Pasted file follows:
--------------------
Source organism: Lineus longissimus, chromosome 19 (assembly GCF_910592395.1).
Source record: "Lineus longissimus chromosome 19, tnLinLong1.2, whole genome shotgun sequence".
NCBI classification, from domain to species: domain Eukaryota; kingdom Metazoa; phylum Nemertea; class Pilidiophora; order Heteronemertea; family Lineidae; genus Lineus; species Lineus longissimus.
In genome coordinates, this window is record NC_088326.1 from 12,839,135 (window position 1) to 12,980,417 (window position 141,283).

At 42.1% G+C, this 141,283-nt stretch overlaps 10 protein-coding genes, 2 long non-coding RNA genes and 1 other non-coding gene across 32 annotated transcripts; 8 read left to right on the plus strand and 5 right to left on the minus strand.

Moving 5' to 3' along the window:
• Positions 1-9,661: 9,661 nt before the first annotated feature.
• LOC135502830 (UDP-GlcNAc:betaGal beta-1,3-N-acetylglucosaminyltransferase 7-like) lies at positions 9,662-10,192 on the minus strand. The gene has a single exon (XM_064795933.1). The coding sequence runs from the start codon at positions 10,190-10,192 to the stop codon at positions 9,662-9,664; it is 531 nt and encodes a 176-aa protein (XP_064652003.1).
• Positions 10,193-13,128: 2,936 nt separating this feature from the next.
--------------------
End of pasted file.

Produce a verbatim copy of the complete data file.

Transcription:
Source organism: Lineus longissimus, chromosome 19 (assembly GCF_910592395.1).
Source record: "Lineus longissimus chromosome 19, tnLinLong1.2, whole genome shotgun sequence".
NCBI classification, from domain to species: domain Eukaryota; kingdom Metazoa; phylum Nemertea; class Pilidiophora; order Heteronemertea; family Lineidae; genus Lineus; species Lineus longissimus.
In genome coordinates, this window is record NC_088326.1 from 12,839,135 (window position 1) to 12,980,417 (window position 141,283).

At 42.1% G+C, this 141,283-nt stretch overlaps 10 protein-coding genes, 2 long non-coding RNA genes and 1 other non-coding gene across 32 annotated transcripts; 8 read left to right on the plus strand and 5 right to left on the minus strand.

Moving 5' to 3' along the window:
• Positions 1-9,661: 9,661 nt before the first annotated feature.
• LOC135502830 (UDP-GlcNAc:betaGal beta-1,3-N-acetylglucosaminyltransferase 7-like) lies at positions 9,662-10,192 on the minus strand. The gene has a single exon (XM_064795933.1). The coding sequence runs from the start codon at positions 10,190-10,192 to the stop codon at positions 9,662-9,664; it is 531 nt and encodes a 176-aa protein (XP_064652003.1).
• Positions 10,193-13,128: 2,936 nt separating this feature from the next.